Personal tools

Note: This news item is more than a year old. Browse for more current news.

News from 2022-2023

Posted: March 14, 2023

Happy 100th, Washington Middle School!

School welcomed its first class on Jan. 22, 1923

Washington Middle School

Washington Middle School

The year was 1922. World War I had ended four years earlier, and Albuquerque’s population was exploding, leaving the city’s schools bursting at the seams.

Superintendent John Milne had been grappling with overcrowded schools and had even been forced to commandeer a library building for classroom space. Frustrated by the situation, Milne went to his board in January of that year with an ambitious plan for accommodating the city’s school children.

Included in that proposal were three new campuses, a grade school, and two junior highs. And he wanted the schools built within six months – in time to house students for the fall semester.

With that proposal, Milne laid the foundation for what is now Washington Middle School, which will be celebrating its centennial year at a gathering on March 14.

“The junior high school would house all pupils of the seventh, eighth, and ninth grades,” Milne told board members, according to a contemporaneous story in the Albuquerque Morning Journal. “This arrangement would not only take 300 pupils from the present high school enrollment but would also take the eighth grade out of the library building and the seventh grade out of the central building.”

He noted that those three grades had an enrollment of “750 pupils.”

“This number will no doubt rise to 900 next year so that it would be necessary to have two buildings that would house 600 pupils each,” Milne said.

A month later, the board gave its blessing to the proposal, which included building a two-story brick junior high in the part of Albuquerque known at the time as the lowlands. Specifically, the school was to be built at Washington Park.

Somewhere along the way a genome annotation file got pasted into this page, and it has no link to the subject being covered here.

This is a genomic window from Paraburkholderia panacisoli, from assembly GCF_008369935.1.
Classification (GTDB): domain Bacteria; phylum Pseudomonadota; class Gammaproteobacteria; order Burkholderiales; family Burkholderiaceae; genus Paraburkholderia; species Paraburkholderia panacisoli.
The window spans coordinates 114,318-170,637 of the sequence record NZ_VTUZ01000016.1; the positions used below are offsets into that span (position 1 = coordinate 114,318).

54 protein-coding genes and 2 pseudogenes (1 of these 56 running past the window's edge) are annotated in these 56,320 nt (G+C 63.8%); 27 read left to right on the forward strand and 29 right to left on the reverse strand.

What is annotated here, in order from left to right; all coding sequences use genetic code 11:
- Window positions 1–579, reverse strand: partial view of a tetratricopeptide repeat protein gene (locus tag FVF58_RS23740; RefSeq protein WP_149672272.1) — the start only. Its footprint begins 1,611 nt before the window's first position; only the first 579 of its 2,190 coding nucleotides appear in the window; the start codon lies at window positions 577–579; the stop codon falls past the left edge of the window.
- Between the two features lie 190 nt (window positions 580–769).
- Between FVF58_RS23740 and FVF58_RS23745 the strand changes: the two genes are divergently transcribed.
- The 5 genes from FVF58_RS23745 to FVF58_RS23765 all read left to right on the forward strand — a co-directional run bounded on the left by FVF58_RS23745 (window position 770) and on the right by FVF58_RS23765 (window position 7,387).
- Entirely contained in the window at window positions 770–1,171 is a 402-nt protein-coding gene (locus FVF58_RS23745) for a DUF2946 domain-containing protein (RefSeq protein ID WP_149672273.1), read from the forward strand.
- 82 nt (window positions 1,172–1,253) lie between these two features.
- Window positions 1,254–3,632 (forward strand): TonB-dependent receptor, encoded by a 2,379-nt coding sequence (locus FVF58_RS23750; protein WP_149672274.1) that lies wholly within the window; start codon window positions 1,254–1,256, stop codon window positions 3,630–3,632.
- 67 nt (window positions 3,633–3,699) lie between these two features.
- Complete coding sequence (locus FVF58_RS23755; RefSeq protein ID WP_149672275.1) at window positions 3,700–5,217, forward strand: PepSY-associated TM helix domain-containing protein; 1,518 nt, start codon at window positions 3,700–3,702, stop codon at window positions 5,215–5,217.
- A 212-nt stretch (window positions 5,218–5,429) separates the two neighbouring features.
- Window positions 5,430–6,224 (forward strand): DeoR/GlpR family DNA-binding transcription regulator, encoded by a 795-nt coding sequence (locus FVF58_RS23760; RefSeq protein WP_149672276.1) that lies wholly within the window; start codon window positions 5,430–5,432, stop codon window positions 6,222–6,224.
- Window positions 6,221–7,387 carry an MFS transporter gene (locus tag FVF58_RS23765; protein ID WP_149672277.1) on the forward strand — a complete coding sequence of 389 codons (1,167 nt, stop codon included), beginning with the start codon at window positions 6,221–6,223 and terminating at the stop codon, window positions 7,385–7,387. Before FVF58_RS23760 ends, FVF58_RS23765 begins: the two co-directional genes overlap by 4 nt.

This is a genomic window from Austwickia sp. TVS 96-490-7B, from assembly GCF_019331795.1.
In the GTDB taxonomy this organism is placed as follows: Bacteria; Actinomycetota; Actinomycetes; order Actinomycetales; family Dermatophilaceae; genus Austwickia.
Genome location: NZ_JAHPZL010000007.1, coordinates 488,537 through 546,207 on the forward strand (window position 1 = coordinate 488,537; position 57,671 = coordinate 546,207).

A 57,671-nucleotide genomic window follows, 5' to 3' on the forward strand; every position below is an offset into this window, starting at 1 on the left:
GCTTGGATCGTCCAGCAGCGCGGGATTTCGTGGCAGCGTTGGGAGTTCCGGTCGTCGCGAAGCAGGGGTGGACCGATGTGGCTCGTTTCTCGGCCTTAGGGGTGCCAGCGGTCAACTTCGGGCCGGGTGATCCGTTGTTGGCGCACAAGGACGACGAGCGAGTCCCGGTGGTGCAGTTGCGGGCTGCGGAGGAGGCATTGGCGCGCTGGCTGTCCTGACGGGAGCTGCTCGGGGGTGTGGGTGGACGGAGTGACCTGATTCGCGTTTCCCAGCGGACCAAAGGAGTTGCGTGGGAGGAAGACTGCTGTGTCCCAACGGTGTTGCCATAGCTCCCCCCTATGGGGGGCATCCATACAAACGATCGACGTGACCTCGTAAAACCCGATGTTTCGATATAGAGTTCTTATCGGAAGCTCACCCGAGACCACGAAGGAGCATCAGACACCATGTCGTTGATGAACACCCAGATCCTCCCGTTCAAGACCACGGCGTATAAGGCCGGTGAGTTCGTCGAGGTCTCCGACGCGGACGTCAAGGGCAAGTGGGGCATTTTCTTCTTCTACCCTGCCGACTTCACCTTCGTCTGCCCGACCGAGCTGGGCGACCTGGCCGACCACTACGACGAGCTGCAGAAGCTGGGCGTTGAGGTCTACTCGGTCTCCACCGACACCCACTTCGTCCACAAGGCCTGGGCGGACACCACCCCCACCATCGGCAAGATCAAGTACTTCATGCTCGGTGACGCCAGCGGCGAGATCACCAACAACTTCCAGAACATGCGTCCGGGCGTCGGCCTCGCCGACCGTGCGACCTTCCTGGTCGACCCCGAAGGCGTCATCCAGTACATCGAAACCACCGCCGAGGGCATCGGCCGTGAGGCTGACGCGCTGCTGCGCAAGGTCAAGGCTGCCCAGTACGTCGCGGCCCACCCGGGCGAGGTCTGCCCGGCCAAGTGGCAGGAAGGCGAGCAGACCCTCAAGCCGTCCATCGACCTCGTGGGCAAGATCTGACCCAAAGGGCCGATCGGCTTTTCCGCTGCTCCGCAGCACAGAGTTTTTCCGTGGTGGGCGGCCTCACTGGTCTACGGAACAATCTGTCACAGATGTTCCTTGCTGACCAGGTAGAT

The school district moved at a dizzying pace, commissioning architectural plans, issuing a call for construction bids, and awarding a contract for the school at Washington Park. In May of 1922, Hall and Son of Fowler, Colorado, was awarded the contract to build the school at the price of $74,563, although that amount didn’t include heating plants, accessories, plumbing, or electrical work.

Milne declared that the work would be started at once. A month later, the board officially christened it Washington junior high.

Despite the aggressive goal, Washington junior high wasn’t ready by the fall 1922 semester. Instead, it welcomed its inaugural class of students on the Monday after winter break – Jan. 22, 1923. The school had 547 students by September 1923.

So what were those early years at Washington junior high like? The Albuquerque Journal’s archive offers some clues.

The school fielded a basketball and football team and even had an orchestra. And there were “important and lively contests” in debate and spelling against other middle schools in the city. It’s worth noting that Washington middle school students have always been scrappy. In the weeks and months after the school opened its doors, its basketball team “tangled” with the Menaul second team and won. Its football team defeated the North Fourth 6-0, thanks to Guy Dozler, who scored a touchdown. And the school’s eighth graders “downed” Lincoln junior high in the spelling contest.

But it wasn’t all fun and games. Paris Holmes had his bicycle stolen from the school on the morning of May 29, 1923. And some spent the summer of 1923 at Washington junior high being taught by Misses Gloff and Jahn.

Washington Middle School has undergone many changes over the last hundred years and has even been rebuilt a time or two. But the foundation set by Superintendent Milne remains, along with the legacy built by the many students who have walked through its doors.